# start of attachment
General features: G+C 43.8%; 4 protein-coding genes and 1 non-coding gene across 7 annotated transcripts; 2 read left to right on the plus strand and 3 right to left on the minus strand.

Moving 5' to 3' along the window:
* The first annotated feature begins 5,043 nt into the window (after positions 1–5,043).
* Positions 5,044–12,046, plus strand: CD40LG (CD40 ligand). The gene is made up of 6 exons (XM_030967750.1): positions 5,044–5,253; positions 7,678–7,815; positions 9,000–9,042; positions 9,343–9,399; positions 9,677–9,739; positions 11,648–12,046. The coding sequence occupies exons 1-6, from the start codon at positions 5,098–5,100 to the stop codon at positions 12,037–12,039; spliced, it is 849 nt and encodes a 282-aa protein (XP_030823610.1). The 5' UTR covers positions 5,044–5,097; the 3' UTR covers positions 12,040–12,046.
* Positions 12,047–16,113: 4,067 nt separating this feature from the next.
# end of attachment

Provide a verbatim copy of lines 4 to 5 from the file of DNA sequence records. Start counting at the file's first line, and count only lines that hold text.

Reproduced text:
* Positions 5,044–12,046, plus strand: CD40LG (CD40 ligand). The gene is made up of 6 exons (XM_030967750.1): positions 5,044–5,253; positions 7,678–7,815; positions 9,000–9,042; positions 9,343–9,399; positions 9,677–9,739; positions 11,648–12,046. The coding sequence occupies exons 1-6, from the start codon at positions 5,098–5,100 to the stop codon at positions 12,037–12,039; spliced, it is 849 nt and encodes a 282-aa protein (XP_030823610.1). The 5' UTR covers positions 5,044–5,097; the 3' UTR covers positions 12,040–12,046.
* Positions 12,047–16,113: 4,067 nt separating this feature from the next.